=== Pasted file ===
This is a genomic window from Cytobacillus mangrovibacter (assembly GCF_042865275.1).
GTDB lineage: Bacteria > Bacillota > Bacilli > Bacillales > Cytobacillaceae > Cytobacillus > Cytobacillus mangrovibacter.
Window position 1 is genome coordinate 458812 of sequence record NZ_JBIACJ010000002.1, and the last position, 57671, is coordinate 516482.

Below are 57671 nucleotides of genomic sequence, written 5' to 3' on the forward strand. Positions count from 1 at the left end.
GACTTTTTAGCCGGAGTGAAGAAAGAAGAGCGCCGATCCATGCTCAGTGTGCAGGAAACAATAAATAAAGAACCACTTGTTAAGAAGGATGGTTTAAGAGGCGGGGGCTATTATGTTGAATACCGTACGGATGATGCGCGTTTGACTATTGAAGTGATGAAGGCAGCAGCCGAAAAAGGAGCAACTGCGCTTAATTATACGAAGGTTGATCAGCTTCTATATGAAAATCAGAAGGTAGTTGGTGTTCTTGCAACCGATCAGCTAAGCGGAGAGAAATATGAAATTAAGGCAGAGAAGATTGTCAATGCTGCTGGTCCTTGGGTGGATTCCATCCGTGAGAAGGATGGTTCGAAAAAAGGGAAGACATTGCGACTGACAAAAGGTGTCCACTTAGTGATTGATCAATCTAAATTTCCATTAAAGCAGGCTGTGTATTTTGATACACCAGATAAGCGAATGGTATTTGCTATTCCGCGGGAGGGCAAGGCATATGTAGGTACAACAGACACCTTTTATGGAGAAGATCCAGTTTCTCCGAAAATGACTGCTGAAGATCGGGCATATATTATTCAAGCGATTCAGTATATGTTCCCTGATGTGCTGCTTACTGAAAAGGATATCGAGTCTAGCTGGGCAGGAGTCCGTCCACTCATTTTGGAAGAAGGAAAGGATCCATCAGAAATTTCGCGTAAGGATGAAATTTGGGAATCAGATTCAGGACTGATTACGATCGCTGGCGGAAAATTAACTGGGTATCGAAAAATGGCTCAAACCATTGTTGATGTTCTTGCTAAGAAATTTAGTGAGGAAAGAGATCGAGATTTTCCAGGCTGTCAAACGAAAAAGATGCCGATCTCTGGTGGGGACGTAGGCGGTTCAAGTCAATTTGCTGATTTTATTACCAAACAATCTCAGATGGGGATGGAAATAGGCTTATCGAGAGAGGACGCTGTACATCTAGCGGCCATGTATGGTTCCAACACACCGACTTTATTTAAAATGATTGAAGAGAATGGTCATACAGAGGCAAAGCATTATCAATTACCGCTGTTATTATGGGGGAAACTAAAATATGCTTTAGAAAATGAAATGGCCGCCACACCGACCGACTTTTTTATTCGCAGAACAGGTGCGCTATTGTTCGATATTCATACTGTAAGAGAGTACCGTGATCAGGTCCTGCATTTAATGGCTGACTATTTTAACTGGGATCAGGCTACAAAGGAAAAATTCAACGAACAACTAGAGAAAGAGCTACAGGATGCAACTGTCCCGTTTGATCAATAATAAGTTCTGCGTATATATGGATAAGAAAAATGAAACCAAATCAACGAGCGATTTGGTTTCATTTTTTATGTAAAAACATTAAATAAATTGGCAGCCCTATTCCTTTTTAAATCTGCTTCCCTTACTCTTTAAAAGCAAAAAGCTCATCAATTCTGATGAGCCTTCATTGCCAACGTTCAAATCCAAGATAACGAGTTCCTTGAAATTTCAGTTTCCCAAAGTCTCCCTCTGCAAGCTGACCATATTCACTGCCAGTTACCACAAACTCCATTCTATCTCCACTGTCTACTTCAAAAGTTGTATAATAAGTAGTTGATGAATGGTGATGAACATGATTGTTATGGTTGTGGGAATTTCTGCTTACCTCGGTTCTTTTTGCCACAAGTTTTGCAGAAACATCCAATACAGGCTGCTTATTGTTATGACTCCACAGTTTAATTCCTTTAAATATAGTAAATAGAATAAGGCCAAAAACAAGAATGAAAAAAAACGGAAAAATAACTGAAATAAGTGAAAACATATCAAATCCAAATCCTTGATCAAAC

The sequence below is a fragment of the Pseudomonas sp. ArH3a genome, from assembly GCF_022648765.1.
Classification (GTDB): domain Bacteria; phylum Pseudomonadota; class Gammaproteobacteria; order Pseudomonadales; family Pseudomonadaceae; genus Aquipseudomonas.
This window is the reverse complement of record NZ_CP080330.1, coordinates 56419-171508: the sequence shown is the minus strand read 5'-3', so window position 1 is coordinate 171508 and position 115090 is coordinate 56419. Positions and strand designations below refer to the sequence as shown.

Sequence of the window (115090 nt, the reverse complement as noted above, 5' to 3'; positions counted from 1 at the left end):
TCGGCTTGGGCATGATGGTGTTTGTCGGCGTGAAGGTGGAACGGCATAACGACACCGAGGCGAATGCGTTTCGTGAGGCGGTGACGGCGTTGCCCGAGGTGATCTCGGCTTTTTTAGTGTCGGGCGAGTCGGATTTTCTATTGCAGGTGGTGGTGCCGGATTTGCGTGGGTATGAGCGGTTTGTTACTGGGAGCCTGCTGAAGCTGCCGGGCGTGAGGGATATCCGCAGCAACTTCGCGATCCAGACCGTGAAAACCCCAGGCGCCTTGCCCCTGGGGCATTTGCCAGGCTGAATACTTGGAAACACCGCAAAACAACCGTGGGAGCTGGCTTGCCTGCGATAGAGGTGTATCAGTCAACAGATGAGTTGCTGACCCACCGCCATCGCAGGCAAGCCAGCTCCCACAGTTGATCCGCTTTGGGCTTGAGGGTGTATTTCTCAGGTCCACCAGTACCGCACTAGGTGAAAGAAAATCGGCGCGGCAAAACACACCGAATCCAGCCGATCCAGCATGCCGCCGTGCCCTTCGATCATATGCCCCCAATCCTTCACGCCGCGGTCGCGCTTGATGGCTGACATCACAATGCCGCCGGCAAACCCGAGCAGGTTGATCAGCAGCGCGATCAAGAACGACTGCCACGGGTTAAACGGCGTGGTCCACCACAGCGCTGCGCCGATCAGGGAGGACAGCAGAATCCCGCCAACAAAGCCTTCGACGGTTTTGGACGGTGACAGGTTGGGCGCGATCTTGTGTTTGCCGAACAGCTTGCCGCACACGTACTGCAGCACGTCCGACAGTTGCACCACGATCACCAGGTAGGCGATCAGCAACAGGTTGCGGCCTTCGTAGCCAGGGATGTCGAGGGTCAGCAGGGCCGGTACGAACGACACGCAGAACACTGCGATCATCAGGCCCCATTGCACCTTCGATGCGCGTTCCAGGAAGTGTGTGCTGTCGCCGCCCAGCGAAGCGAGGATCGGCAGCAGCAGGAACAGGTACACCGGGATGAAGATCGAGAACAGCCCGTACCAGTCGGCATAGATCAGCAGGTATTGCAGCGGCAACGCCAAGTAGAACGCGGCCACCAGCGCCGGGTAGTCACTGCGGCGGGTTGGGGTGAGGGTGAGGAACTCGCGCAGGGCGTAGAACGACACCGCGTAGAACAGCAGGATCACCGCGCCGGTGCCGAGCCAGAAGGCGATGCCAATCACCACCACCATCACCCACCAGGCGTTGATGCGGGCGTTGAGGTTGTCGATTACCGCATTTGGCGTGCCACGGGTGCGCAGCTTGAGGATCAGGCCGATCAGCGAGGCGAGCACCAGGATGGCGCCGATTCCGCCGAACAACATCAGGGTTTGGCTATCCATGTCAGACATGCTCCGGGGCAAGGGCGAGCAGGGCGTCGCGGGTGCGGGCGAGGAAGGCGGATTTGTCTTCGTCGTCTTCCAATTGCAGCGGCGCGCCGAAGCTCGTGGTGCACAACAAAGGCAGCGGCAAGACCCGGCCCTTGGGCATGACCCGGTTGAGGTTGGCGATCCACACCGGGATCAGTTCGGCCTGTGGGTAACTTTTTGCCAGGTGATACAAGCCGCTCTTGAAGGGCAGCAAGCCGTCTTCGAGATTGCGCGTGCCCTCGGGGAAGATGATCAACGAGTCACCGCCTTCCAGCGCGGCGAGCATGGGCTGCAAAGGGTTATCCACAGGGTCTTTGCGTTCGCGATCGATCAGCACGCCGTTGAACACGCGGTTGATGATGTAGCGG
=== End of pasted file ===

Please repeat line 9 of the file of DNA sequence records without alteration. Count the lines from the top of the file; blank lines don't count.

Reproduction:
Sequence of the window (115090 nt, the reverse complement as noted above, 5' to 3'; positions counted from 1 at the left end):